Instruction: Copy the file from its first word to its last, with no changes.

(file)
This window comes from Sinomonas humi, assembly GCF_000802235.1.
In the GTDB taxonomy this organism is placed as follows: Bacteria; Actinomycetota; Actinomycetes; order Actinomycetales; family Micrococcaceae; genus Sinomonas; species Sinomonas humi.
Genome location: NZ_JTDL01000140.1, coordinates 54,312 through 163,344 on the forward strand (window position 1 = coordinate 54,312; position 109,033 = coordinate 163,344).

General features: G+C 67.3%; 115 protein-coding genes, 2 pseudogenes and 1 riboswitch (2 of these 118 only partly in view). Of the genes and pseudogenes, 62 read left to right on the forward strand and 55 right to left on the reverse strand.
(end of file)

This window comes from Sinomonas humi, assembly GCF_000802235.1.
In the GTDB taxonomy this organism is placed as follows: Bacteria; Actinomycetota; Actinomycetes; order Actinomycetales; family Micrococcaceae; genus Sinomonas; species Sinomonas humi.
Genome location: NZ_JTDL01000140.1, coordinates 54,312 through 163,344 on the forward strand (window position 1 = coordinate 54,312; position 109,033 = coordinate 163,344).

General features: G+C 67.3%; 115 protein-coding genes, 2 pseudogenes and 1 riboswitch (2 of these 118 only partly in view). Of the genes and pseudogenes, 62 read left to right on the forward strand and 55 right to left on the reverse strand.